All the intelligence, all the PhD’s, and all the computer power on this planet cannot create one eye, or anything comparable to it. Yet, some people want us to believe we are “cosmic accidents.” I don’t have that much faith. Do you? It takes a lot less faith to believe in God than to believe we are “cosmic accidents.”
Jesus Christ is the medium through whom God created everything that exists. Therefore, He is the rightful heir of all things. Jesus is God’s final Word to us because He is the Recipient of all things and ...
2. He is the Radiance of God (1:3).
Jesus is the brightness of God’s glory (1:3a). He is not just a reflection of God. Is the light of the moon the same as the light of the sun? Have you ever been “moon-burned”? No! The moon reflects the light of the sun, whereas the sun radiates light because it is the source. Jesus doesn’t reflect God; He is the radiance of God’s glory because He is God in flesh and blood. How does Jesus make this clear in John 14:9c?
Jesus is also the express image of God (1:3b). The word translated image (charaktēr, car-ak-tare´) is the word from which we get our English word “character.” Jesus is the exact representation of the holiness, love, grace, and mercy of God. Jesus doesn’t reveal God’s physical appearance; He reveals God’s character.
Jesus is upholding all things by the word of his power (1:3c). The word upholding is present tense, denoting continuous action. Our universe is not in chaos because Jesus’ sustaining power keeps everything on course and in order. Why doesn’t Planet Earth ever get too close to the sun? Why don’t the planets collide or giant meteors hit us? How does Colossians 1:17b answer these questions?
Jesus Christ is not only the Creator of the universe; He also sustains and maintains what He has created.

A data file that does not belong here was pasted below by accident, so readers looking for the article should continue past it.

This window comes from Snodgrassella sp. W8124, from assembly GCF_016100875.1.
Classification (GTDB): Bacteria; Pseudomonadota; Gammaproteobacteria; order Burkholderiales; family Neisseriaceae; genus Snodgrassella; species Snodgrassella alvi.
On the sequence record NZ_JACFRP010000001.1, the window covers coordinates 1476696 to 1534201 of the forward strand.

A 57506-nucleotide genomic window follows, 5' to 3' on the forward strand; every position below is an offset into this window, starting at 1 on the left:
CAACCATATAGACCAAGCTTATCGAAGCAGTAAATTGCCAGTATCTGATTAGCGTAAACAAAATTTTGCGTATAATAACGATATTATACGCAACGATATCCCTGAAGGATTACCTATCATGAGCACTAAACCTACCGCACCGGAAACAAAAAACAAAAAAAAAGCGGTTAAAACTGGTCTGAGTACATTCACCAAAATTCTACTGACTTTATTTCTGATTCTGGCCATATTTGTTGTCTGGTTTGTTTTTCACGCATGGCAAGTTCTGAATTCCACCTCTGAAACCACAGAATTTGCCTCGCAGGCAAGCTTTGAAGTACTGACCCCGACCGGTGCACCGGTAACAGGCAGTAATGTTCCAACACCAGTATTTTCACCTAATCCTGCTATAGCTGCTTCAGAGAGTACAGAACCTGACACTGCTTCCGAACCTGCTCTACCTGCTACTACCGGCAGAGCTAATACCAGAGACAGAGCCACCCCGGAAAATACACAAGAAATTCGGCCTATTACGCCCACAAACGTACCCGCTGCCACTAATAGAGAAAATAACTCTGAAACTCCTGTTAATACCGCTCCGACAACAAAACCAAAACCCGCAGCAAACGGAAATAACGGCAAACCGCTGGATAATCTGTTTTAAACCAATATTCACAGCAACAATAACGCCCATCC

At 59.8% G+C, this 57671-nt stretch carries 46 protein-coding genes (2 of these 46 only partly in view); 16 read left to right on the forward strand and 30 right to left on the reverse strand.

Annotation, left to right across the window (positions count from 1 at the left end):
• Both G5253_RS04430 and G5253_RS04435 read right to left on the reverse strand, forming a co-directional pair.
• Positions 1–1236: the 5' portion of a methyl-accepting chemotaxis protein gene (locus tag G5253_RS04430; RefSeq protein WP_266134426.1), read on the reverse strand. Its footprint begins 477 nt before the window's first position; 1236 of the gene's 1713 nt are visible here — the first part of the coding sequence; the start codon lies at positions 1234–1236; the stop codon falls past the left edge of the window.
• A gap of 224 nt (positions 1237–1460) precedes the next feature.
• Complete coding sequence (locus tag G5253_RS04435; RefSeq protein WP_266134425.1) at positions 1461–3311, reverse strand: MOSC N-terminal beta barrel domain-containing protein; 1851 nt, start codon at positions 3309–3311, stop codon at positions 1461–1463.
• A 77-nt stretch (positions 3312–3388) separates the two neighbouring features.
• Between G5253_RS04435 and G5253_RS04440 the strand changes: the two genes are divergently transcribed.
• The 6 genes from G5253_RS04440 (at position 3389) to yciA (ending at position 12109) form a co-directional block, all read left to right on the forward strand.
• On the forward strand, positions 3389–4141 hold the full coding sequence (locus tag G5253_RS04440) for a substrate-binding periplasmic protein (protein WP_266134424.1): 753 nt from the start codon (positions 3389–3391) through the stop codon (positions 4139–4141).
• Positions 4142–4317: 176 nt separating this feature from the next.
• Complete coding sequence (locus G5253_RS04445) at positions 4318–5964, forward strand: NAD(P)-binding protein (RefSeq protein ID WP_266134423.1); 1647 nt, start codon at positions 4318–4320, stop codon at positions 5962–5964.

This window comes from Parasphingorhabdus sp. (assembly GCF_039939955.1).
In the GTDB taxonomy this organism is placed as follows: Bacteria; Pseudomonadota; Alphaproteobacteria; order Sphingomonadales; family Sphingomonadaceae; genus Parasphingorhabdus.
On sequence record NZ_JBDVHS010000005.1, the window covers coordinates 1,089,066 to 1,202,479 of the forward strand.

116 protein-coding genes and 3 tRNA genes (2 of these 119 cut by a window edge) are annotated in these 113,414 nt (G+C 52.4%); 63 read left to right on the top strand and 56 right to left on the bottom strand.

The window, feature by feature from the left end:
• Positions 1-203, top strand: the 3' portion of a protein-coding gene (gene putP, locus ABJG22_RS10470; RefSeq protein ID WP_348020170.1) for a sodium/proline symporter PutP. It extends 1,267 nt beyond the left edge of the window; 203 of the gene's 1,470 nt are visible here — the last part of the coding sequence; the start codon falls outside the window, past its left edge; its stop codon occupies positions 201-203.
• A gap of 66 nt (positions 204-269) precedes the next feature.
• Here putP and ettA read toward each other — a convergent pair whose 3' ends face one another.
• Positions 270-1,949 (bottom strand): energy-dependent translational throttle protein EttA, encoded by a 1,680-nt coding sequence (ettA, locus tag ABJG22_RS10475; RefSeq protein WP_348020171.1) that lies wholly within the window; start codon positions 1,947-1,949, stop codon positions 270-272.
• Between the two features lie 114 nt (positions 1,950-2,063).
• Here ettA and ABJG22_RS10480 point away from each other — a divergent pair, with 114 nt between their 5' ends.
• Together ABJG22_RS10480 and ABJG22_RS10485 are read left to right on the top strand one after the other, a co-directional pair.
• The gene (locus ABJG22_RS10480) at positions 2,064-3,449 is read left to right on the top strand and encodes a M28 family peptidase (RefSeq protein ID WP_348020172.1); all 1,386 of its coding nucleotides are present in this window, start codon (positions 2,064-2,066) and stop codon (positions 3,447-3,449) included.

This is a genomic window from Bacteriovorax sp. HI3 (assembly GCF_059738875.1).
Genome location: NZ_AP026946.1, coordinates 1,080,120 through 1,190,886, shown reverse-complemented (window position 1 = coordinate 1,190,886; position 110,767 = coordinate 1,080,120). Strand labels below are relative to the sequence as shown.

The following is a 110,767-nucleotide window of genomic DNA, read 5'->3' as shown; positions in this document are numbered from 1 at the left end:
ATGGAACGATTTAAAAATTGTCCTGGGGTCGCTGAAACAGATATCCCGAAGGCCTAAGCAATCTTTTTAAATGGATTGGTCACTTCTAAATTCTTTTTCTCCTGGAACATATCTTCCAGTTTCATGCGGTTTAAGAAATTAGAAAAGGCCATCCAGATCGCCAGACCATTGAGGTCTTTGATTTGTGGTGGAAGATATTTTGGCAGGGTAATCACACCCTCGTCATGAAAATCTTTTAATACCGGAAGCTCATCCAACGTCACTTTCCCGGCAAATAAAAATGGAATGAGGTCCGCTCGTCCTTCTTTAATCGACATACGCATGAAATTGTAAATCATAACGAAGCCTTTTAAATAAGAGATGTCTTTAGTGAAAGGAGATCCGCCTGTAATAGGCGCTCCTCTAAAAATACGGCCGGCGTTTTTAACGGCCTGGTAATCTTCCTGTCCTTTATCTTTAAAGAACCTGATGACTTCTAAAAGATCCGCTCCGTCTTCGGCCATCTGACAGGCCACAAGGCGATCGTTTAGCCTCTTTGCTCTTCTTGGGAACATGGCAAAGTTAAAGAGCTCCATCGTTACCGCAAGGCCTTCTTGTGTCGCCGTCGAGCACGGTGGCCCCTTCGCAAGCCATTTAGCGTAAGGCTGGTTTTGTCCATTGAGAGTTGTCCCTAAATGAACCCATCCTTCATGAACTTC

Jesus is the Recipient of all things, the Radiance of God, and ...
3. He is the Redeemer of all people (1:3d).
The writer of Hebrews now moves from creation to Calvary and writes: when he had by himself purged our sins (1:3d). The very same God who spoke the universe into existence chose to come to earth to die on a cross so we could have cleansing for our sins.
The wages of sin is death (Rom. 6:23). We are all sinners and we can either pay the penalty for our own sins—eternal death—or we can accept Jesus’ payment for our sins on the cross. When we admit and repent of our sins, we experience spiritual cleansing. How does Ephesians 1:7 express this truth?
Jesus died on the cross and was buried to pay for our sins. Three days later, He rose from the dead. About forty days later, He ascended into heaven and sat down on the right hand of the Majesty on high (1:3d). Jesus sat down and is today our one and only High Priest. There were no seats in the earthly tabernacle or the temple. Priests could not sit down because their work was never done. There were always more sacrifices for sin to make.
However, since Jesus had made the final sacrifice for all our sins, He sat down on the right hand of God. The right hand is the side of honor and power. Do you know what God the Father said to Jesus when He returned to heaven? In a messianic psalm, David tells us what the Lord (jhwh, yahweh or jehovah) will say to his (David’s) Lord (’ādôn, ah-doan´), the Messiah (Psa. 110:1a). What does God the Father say to Jesus when He returns to heaven (110:1b)?
That means it’s not over! When Jesus was standing trial before Caiaphas the high priest, just hours before His crucifixion, He told Caiaphas he would see the Son of Man sitting on the right hand of power, and coming in the clouds of heaven (Mt 26:64b). Jesus is coming back to claim what is His!
Jesus is God’s final Word to us because He is the Recipient of all things, the Radiance of God, and the Redeemer of all people.
God speaks to us in many ways, but God’s final Word is Jesus.